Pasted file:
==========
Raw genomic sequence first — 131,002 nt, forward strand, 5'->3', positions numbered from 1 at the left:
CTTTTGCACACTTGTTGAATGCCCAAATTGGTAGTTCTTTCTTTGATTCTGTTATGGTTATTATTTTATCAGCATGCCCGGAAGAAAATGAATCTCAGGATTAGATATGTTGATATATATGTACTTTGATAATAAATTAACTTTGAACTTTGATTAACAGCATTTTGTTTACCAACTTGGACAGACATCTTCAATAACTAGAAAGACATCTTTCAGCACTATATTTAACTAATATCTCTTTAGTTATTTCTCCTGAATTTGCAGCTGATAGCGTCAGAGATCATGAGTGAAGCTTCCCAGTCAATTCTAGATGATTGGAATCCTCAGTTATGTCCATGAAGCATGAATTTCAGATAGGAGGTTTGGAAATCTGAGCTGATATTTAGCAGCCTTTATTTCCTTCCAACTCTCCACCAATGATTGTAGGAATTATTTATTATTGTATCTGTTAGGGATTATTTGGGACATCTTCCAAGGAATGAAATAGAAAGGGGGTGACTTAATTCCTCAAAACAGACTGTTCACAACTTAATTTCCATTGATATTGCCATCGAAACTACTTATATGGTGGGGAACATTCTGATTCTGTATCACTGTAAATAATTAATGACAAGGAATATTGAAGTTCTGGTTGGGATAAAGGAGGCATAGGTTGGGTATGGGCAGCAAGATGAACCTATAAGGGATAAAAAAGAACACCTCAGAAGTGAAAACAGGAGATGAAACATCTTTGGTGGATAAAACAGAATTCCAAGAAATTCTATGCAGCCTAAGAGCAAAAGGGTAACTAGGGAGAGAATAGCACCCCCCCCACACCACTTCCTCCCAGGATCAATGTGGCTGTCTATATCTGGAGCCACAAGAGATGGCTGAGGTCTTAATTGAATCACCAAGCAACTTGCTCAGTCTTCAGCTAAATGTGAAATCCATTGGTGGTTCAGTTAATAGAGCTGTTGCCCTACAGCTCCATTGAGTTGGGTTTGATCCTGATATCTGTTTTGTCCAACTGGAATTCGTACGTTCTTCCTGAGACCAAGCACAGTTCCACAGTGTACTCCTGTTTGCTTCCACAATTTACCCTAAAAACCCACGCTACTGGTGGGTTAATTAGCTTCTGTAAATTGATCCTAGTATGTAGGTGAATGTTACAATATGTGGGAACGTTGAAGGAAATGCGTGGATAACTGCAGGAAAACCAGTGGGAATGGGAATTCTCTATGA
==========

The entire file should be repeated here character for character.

Raw genomic sequence first — 131,002 nt, forward strand, 5'->3', positions numbered from 1 at the left:
CTTTTGCACACTTGTTGAATGCCCAAATTGGTAGTTCTTTCTTTGATTCTGTTATGGTTATTATTTTATCAGCATGCCCGGAAGAAAATGAATCTCAGGATTAGATATGTTGATATATATGTACTTTGATAATAAATTAACTTTGAACTTTGATTAACAGCATTTTGTTTACCAACTTGGACAGACATCTTCAATAACTAGAAAGACATCTTTCAGCACTATATTTAACTAATATCTCTTTAGTTATTTCTCCTGAATTTGCAGCTGATAGCGTCAGAGATCATGAGTGAAGCTTCCCAGTCAATTCTAGATGATTGGAATCCTCAGTTATGTCCATGAAGCATGAATTTCAGATAGGAGGTTTGGAAATCTGAGCTGATATTTAGCAGCCTTTATTTCCTTCCAACTCTCCACCAATGATTGTAGGAATTATTTATTATTGTATCTGTTAGGGATTATTTGGGACATCTTCCAAGGAATGAAATAGAAAGGGGGTGACTTAATTCCTCAAAACAGACTGTTCACAACTTAATTTCCATTGATATTGCCATCGAAACTACTTATATGGTGGGGAACATTCTGATTCTGTATCACTGTAAATAATTAATGACAAGGAATATTGAAGTTCTGGTTGGGATAAAGGAGGCATAGGTTGGGTATGGGCAGCAAGATGAACCTATAAGGGATAAAAAAGAACACCTCAGAAGTGAAAACAGGAGATGAAACATCTTTGGTGGATAAAACAGAATTCCAAGAAATTCTATGCAGCCTAAGAGCAAAAGGGTAACTAGGGAGAGAATAGCACCCCCCCCACACCACTTCCTCCCAGGATCAATGTGGCTGTCTATATCTGGAGCCACAAGAGATGGCTGAGGTCTTAATTGAATCACCAAGCAACTTGCTCAGTCTTCAGCTAAATGTGAAATCCATTGGTGGTTCAGTTAATAGAGCTGTTGCCCTACAGCTCCATTGAGTTGGGTTTGATCCTGATATCTGTTTTGTCCAACTGGAATTCGTACGTTCTTCCTGAGACCAAGCACAGTTCCACAGTGTACTCCTGTTTGCTTCCACAATTTACCCTAAAAACCCACGCTACTGGTGGGTTAATTAGCTTCTGTAAATTGATCCTAGTATGTAGGTGAATGTTACAATATGTGGGAACGTTGAAGGAAATGCGTGGATAACTGCAGGAAAACCAGTGGGAATGGGAATTCTCTATGA